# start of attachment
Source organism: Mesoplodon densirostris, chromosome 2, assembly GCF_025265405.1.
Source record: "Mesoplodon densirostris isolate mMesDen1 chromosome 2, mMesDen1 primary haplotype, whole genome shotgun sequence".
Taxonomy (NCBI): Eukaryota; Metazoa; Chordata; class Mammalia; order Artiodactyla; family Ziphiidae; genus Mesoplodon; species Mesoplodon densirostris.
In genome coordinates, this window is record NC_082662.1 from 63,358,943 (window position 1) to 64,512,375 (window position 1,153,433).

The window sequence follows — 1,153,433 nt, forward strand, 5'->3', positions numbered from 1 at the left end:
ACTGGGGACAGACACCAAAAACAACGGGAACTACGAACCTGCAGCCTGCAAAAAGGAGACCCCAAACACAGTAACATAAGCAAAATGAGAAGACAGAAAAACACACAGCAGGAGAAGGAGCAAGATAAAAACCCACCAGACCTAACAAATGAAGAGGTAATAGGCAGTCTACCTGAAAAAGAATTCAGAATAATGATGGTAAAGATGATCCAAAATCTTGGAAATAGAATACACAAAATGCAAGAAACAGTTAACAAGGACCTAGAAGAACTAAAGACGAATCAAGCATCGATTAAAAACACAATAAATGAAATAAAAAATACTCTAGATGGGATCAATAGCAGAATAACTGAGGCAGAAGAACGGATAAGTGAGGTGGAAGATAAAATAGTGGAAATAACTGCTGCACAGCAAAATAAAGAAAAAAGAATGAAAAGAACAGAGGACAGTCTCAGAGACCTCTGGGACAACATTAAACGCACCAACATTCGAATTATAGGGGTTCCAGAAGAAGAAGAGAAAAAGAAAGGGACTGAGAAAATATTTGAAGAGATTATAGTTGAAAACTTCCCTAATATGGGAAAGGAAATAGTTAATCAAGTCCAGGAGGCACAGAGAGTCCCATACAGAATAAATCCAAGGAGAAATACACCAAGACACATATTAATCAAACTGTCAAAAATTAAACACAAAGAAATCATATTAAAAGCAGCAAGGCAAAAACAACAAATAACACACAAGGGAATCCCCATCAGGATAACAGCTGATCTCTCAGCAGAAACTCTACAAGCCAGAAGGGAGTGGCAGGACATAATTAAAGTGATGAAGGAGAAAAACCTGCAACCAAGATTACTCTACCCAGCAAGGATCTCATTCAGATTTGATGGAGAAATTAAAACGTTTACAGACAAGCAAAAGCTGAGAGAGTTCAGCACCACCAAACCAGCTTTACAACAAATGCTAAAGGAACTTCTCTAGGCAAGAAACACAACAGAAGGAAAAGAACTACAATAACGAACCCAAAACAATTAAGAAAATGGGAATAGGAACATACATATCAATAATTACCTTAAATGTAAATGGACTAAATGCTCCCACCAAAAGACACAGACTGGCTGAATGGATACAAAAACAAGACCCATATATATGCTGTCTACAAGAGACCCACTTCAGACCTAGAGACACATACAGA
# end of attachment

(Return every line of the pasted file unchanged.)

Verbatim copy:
Source organism: Mesoplodon densirostris, chromosome 2, assembly GCF_025265405.1.
Source record: "Mesoplodon densirostris isolate mMesDen1 chromosome 2, mMesDen1 primary haplotype, whole genome shotgun sequence".
Taxonomy (NCBI): Eukaryota; Metazoa; Chordata; class Mammalia; order Artiodactyla; family Ziphiidae; genus Mesoplodon; species Mesoplodon densirostris.
In genome coordinates, this window is record NC_082662.1 from 63,358,943 (window position 1) to 64,512,375 (window position 1,153,433).

The window sequence follows — 1,153,433 nt, forward strand, 5'->3', positions numbered from 1 at the left end:
ACTGGGGACAGACACCAAAAACAACGGGAACTACGAACCTGCAGCCTGCAAAAAGGAGACCCCAAACACAGTAACATAAGCAAAATGAGAAGACAGAAAAACACACAGCAGGAGAAGGAGCAAGATAAAAACCCACCAGACCTAACAAATGAAGAGGTAATAGGCAGTCTACCTGAAAAAGAATTCAGAATAATGATGGTAAAGATGATCCAAAATCTTGGAAATAGAATACACAAAATGCAAGAAACAGTTAACAAGGACCTAGAAGAACTAAAGACGAATCAAGCATCGATTAAAAACACAATAAATGAAATAAAAAATACTCTAGATGGGATCAATAGCAGAATAACTGAGGCAGAAGAACGGATAAGTGAGGTGGAAGATAAAATAGTGGAAATAACTGCTGCACAGCAAAATAAAGAAAAAAGAATGAAAAGAACAGAGGACAGTCTCAGAGACCTCTGGGACAACATTAAACGCACCAACATTCGAATTATAGGGGTTCCAGAAGAAGAAGAGAAAAAGAAAGGGACTGAGAAAATATTTGAAGAGATTATAGTTGAAAACTTCCCTAATATGGGAAAGGAAATAGTTAATCAAGTCCAGGAGGCACAGAGAGTCCCATACAGAATAAATCCAAGGAGAAATACACCAAGACACATATTAATCAAACTGTCAAAAATTAAACACAAAGAAATCATATTAAAAGCAGCAAGGCAAAAACAACAAATAACACACAAGGGAATCCCCATCAGGATAACAGCTGATCTCTCAGCAGAAACTCTACAAGCCAGAAGGGAGTGGCAGGACATAATTAAAGTGATGAAGGAGAAAAACCTGCAACCAAGATTACTCTACCCAGCAAGGATCTCATTCAGATTTGATGGAGAAATTAAAACGTTTACAGACAAGCAAAAGCTGAGAGAGTTCAGCACCACCAAACCAGCTTTACAACAAATGCTAAAGGAACTTCTCTAGGCAAGAAACACAACAGAAGGAAAAGAACTACAATAACGAACCCAAAACAATTAAGAAAATGGGAATAGGAACATACATATCAATAATTACCTTAAATGTAAATGGACTAAATGCTCCCACCAAAAGACACAGACTGGCTGAATGGATACAAAAACAAGACCCATATATATGCTGTCTACAAGAGACCCACTTCAGACCTAGAGACACATACAGA